“Lawyers can’t ignore this,” he stresses.
The ultimate aim of the codes is to make alternative investment vehicles disclose information on their largest portfolio companies. Arguments can be made that, by definition, private equity vehicles and hedge funds should not be required to make such disclosures. However, SJ Berwin partner Simon Witney points out that it is precisely the coming of age of these markets that has led to demands for greater transparency and, by extension, accountability.
Certainly it is not the funds’ investors who stand to benefit from the release of information – the professional investors these products attract can request, and are granted, high-level meetings with their managers almost at will. As the alternative investment markets have grown and matured their investment targets have changed too. And this really is the crux: with every member of UK plc being a potential buyout or hedge fund target, it is the average man on the street who has the right to access information on these companies.
“Trade unions do have a legitimate interest in what a company like Alliance Boots is doing,” says Witney. “People in the street have a stake in these companies too. They have been asking why customers, suppliers, trade unions, employees and the media should have less information about a company just because it has been taken private.”
A no-brainer, surely? But the voluntary nature of the codes calls their status into question. The British Private Equity and Venture Capital Association will implement the private equity code of conduct and is currently looking at ways of monitoring how companies adhere to it. Meanwhile, a hedge fund working group, featuring representatives from the industry’s major players, has been set up to do the same.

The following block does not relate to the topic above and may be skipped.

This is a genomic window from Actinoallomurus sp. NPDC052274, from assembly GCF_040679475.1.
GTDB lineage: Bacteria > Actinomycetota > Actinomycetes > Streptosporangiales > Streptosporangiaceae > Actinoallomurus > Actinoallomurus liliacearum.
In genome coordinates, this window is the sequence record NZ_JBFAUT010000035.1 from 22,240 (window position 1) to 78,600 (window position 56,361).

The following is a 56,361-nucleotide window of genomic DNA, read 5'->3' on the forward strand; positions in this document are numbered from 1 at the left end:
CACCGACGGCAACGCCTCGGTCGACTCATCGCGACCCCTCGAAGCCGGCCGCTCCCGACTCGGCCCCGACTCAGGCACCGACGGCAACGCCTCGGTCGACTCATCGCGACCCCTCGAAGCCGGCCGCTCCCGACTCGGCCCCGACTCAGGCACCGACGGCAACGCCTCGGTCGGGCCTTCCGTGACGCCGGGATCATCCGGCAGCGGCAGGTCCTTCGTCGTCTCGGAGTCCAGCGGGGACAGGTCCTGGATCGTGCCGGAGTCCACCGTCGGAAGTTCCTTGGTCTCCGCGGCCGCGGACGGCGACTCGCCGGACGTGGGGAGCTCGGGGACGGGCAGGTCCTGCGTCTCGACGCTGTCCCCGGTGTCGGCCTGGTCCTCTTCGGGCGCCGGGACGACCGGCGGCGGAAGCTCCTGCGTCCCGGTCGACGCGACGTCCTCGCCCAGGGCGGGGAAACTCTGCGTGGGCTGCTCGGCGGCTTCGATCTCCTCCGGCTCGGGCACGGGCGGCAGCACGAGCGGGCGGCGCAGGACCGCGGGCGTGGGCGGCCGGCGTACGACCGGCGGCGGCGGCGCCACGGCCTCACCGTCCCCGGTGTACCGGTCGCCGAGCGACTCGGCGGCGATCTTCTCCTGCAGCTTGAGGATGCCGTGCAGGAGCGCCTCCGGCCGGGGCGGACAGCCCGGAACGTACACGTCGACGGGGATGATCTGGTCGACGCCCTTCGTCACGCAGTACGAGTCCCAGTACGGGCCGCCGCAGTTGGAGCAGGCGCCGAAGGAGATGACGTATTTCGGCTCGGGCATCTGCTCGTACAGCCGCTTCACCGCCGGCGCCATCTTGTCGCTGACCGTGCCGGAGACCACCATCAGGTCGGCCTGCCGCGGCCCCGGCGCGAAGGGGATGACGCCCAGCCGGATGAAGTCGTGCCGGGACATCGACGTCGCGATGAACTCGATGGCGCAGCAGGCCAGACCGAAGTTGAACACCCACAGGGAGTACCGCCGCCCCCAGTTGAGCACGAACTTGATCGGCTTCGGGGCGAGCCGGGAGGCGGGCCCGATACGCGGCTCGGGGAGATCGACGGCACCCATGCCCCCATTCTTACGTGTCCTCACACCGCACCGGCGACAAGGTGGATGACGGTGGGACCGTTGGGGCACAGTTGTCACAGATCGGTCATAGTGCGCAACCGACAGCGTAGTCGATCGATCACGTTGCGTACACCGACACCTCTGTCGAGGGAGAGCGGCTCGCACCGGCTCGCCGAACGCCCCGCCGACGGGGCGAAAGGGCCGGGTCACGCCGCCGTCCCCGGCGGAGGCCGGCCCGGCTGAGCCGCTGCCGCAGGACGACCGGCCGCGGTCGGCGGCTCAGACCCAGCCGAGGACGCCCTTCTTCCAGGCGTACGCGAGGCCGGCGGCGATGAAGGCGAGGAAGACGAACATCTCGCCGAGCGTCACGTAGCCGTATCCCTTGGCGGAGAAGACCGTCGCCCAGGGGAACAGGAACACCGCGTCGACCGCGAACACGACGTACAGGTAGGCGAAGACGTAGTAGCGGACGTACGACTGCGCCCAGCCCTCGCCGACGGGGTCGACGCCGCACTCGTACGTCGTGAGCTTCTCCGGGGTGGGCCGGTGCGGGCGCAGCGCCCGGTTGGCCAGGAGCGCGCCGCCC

But ultimately they will be undertaking exercises in futility if hedge funds and buyout houses decide not to opt in. It is all very well to either comply with a code or explain why you are not, but if you can ignore it altogether, the entire process is rendered pointless.
Witney disagrees. “It’s voluntary but it’s expected that most of the large buyout houses will sign up to it,” he says. “The fact it’s voluntary is a good thing because if it’s mandatory then it has to be done by legislation and that would result in a much more inflexible set of rules.”
The problem with codes, and something financial services lawyers are discovering when tackling the FSA’s move towards principles-based regulation (as detailed in this column on 18 June), is that they create a lot of grey areas. And if there are two industries that do not need any more shading, it is hedge funds and private equity.
The mooting of these codes stems from growing political unrest and is an ingenious way of staving off political intervention. Great in theory, but potentially useless in practice – ultimately they are a half measure designed to shun legislation.
The hope is that they will achieve their aim of shedding light on the respective industries, otherwise political pressure will again begin to mount. When it does, given that politicians love to legislate, rules will almost certainly follow.
And if the drafting of a hefty rulebook is required, not to mention the time-consuming implementation and monitoring that will ensue, that can only be good news for lawyers.